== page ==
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Schiavo's parents battle for guardianship

They want son-in-law to divorce daughter


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Terri Schiavo has been in what doctors call a persistent vegetative state for 14 years.
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Larry King

LOS ANGELES, California (CNN) -- The mother of a severely brain-damaged woman made an emotional plea Monday to be allowed to take her daughter home from a hospice "and care for her the rest of my life."

Terri Schiavo, the daughter of Mary and Robert Schindler, has been hospitalized for 14 years, after the flow of oxygen to her brain temporarily stopped after a fall at home.

Terri Schiavo is in a persistent vegetative state. She is fed through a tube but breathes on her own.

Her husband, Michael Schiavo, has been in a battle with her parents over whether his wife should be allowed to die. Doctors who have testified on his behalf have said she has no hope for recovery.

The Schindlers have maintained their daughter could be helped with therapy.

The Schindlers, who appeared with their attorney on CNN's "Larry King Live," will attend a hearing Thursday in another attempt to wrest guardianship of Terri Schiavo from her husband, who wants his wife's feeding tube removed.

Last Thursday, Florida's Supreme Court upheld a decision by a lower court that the law giving the governor the power to keep Terri Schiavo hooked to the tube was unconstitutional.

The court has given the governor's office until October 4 to ask for a rehearing. After making a decision on that possible request, the court would issue a mandate to make their decision final.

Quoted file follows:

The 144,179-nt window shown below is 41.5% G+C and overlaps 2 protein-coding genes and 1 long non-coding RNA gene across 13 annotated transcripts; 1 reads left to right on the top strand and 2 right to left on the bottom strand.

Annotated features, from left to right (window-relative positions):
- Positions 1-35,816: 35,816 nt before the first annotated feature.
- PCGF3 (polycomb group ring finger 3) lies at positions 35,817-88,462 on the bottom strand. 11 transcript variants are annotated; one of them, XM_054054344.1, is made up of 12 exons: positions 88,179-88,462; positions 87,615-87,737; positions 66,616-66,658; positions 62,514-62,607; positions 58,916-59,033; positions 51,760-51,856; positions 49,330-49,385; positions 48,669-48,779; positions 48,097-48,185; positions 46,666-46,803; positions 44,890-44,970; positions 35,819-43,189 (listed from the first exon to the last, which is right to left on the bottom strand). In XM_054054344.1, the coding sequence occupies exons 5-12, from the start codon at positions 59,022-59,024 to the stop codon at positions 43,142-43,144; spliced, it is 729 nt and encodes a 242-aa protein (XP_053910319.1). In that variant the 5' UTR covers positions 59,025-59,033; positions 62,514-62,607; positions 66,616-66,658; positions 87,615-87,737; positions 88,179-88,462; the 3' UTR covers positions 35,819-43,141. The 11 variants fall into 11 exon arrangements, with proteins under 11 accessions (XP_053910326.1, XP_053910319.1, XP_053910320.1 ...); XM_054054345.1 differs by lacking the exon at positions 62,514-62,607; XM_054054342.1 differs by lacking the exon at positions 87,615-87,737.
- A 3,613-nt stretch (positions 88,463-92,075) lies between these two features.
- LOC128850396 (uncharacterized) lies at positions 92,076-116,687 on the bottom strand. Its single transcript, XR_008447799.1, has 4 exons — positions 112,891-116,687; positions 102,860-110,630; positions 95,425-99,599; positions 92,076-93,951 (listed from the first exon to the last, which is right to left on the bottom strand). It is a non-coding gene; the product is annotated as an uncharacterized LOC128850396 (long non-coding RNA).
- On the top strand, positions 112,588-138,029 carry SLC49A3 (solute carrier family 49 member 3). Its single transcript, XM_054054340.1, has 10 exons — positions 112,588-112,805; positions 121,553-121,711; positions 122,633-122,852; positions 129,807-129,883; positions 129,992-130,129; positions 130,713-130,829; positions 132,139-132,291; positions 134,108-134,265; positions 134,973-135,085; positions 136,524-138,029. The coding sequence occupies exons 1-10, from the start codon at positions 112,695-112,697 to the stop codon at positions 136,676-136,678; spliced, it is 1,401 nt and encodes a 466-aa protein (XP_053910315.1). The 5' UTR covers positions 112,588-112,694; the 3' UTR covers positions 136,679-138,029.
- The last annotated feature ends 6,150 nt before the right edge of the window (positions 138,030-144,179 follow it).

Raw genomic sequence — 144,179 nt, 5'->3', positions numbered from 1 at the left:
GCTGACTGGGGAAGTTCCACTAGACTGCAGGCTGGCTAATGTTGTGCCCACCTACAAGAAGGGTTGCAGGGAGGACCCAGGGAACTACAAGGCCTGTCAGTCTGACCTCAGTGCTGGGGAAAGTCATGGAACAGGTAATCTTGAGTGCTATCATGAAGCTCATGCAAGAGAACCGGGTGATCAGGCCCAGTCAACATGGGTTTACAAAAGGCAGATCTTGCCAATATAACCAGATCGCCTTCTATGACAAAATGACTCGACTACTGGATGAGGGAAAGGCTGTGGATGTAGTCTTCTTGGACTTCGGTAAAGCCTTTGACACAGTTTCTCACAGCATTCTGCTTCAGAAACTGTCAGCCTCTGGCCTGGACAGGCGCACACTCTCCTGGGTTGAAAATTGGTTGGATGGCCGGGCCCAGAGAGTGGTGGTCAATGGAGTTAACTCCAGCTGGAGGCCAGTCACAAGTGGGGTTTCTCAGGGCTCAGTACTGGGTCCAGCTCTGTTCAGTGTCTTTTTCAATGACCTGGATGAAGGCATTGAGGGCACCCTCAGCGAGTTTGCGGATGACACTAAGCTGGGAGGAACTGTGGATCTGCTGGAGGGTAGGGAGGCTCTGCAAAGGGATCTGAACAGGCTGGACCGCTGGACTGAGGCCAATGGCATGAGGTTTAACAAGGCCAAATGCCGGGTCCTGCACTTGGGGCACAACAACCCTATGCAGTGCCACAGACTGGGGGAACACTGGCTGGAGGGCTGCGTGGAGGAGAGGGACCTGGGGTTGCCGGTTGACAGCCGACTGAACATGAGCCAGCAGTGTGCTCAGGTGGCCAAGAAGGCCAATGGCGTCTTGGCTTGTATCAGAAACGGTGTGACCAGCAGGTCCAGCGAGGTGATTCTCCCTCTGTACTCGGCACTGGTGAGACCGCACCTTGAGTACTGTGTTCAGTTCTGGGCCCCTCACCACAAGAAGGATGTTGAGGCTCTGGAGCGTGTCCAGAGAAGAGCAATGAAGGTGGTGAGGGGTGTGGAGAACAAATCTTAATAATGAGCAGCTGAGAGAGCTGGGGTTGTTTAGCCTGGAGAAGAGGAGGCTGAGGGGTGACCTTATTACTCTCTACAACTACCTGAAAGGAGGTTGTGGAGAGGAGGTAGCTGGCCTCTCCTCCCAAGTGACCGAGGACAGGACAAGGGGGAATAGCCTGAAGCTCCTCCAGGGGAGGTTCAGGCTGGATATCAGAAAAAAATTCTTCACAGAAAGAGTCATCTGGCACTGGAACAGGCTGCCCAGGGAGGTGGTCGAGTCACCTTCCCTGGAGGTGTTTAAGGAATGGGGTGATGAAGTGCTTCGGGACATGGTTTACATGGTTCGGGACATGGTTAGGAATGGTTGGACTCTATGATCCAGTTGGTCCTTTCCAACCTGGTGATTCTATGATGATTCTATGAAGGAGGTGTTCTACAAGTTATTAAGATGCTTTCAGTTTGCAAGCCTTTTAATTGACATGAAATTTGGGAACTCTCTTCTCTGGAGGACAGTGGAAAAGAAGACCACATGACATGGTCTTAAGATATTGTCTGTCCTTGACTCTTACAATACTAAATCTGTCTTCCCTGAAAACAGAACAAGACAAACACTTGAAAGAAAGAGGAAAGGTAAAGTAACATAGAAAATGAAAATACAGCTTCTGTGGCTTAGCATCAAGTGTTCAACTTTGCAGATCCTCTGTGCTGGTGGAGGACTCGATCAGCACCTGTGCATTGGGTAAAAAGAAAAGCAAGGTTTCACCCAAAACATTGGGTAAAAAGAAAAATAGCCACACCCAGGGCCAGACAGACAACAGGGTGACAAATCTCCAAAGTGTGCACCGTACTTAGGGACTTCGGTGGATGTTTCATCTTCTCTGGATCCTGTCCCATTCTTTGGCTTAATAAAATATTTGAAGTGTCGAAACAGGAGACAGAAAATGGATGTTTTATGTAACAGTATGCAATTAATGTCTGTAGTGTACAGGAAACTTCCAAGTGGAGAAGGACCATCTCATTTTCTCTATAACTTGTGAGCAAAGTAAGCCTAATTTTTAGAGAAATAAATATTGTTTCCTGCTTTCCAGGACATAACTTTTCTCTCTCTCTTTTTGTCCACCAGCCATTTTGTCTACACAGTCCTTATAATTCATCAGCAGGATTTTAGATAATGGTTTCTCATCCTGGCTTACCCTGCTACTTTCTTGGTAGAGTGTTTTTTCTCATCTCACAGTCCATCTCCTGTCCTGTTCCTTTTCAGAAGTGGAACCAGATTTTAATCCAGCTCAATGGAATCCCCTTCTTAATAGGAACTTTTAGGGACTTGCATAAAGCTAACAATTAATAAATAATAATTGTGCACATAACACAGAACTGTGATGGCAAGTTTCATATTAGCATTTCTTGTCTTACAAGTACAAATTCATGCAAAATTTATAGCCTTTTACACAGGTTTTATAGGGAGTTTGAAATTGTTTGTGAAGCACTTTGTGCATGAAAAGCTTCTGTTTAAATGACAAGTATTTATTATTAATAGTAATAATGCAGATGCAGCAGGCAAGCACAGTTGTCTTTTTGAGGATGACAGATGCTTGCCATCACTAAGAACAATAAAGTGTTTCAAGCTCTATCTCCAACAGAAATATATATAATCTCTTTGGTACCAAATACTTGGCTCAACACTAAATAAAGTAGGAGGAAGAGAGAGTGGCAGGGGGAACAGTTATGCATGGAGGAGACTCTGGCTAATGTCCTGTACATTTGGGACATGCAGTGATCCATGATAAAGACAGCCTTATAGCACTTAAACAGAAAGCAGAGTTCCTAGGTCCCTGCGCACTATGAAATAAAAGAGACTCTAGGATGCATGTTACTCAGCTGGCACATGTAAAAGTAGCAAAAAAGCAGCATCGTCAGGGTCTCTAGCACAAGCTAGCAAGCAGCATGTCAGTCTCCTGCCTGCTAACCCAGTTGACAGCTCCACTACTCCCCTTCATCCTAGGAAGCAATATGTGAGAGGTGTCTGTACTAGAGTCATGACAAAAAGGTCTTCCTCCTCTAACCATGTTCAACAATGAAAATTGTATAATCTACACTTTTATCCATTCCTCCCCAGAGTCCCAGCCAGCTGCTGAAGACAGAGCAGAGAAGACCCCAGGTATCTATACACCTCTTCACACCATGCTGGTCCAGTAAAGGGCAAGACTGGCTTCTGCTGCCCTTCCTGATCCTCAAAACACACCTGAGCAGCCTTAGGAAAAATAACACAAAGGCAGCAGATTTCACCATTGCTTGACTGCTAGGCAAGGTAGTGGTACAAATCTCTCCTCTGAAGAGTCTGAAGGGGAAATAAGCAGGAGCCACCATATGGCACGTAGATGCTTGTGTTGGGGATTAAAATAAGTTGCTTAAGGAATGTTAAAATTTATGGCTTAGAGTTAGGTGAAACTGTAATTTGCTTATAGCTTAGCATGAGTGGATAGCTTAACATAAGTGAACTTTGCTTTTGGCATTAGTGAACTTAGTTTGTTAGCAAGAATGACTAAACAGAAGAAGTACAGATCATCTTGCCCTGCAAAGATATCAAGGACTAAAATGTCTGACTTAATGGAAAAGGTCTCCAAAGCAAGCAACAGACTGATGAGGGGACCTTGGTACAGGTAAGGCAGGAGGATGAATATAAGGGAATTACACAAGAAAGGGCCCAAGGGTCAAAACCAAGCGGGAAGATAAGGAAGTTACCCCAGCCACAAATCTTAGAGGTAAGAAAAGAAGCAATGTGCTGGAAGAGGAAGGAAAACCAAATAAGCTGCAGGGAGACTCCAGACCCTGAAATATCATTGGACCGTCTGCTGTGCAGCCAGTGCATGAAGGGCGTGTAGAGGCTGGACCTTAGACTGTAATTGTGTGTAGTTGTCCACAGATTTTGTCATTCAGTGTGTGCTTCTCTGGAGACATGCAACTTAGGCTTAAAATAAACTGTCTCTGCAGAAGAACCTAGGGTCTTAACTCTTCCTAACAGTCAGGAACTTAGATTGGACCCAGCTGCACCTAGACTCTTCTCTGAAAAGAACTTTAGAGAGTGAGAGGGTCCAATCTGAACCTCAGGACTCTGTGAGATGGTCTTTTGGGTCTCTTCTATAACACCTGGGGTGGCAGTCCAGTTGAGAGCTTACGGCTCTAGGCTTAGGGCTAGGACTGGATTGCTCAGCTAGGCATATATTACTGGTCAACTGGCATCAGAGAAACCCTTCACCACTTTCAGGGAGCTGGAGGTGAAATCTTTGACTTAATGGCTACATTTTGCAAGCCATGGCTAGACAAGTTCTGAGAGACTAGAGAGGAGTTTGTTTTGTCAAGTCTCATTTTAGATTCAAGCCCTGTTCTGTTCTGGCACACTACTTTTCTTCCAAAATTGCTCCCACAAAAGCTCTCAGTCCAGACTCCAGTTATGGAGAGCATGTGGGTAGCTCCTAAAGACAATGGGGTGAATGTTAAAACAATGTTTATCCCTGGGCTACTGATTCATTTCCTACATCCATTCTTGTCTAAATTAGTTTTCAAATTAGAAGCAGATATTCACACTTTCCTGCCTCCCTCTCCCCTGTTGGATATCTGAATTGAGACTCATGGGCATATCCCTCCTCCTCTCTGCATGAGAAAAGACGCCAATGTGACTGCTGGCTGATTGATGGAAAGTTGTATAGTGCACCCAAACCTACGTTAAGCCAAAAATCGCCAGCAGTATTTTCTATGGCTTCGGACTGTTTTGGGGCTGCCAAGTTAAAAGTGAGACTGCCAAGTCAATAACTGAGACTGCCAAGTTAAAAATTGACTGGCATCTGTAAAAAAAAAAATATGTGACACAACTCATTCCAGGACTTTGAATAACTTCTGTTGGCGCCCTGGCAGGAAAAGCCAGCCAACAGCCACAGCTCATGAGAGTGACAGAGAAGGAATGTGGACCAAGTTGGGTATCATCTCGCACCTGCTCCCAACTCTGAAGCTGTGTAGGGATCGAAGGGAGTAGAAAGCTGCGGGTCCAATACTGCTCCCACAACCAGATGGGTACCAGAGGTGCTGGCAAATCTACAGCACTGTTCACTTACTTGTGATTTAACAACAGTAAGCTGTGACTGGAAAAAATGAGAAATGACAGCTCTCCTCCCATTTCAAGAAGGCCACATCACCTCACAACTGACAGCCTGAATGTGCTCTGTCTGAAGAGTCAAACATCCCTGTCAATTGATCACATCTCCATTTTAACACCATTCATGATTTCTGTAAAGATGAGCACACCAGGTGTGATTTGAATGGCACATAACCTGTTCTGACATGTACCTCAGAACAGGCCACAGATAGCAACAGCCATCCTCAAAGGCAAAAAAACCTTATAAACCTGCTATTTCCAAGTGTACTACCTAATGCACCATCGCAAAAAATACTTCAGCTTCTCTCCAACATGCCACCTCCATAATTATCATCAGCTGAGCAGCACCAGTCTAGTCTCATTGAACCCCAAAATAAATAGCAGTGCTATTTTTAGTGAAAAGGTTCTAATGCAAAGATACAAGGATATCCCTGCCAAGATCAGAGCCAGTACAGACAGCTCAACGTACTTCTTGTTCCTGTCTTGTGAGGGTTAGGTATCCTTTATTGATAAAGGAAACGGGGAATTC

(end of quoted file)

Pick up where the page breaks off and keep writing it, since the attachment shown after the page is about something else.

When he heard the court's decision, Robert Schindler said, "I had somewhat of a sick feeling in my stomach."

Asked whether he feels they'll be successful Thursday, he said, "I would hope so. I think we have very professional attorneys."

Mary Schindler contends her daughter is "happy and healthy," aside from her condition.

"I would take her home with me right now and take care of her for the rest of my life," the mother said. Terri Schiavo is in a hospice in Clearwater, Florida.

The Schindler's attorney, David Gibbs, who also appeared on the show, said, "There's big issues involved, when you look at the rights of a mom and dad, to try to protect the life of their own daughter, [and] when you look at religious liberty rights."

The Schindlers are Roman Catholic, and Gibbs said the pope has said it is not a medical act to give someone food and water.

Terri Schiavo cannot swallow, and needs help with that, her mother said.

Shown in a previous interview, Michael Schiavo said his wife expressed her wishes orally when she was 25 that she not be kept alive artificially. He said he's just carrying out her wishes. Any expressions by her cannot be verified because they are not in writing, attorneys say.

The Schindlers said they are confused about why Michael Schiavo would want to see his wife die.

Michael Schiavo filed a $20 million medical malpractice lawsuit after his wife's fall and was given $1.4 million, plus $250,000 from another settlement.

The Schindlers said all the money was to be used for Terri's rehabilitation.

"After the money came in, he wouldn't do anything. She hasn't had any therapy in over 12 years," Mary Schindler said. Robert Schindler said much of the money was used for legal bills.

According to Robert Schindler, the husband told him he makes all the decisions.

Michael Schiavo, who has a girlfriend and two children, could file for divorce, relinquish guardianship and let the family take over, Gibbs said.

"Why Michael won't let them do that is not understandable," Gibbs said. "It would be so easy for him to get on with his life ... so these parents could take care of their daughter."


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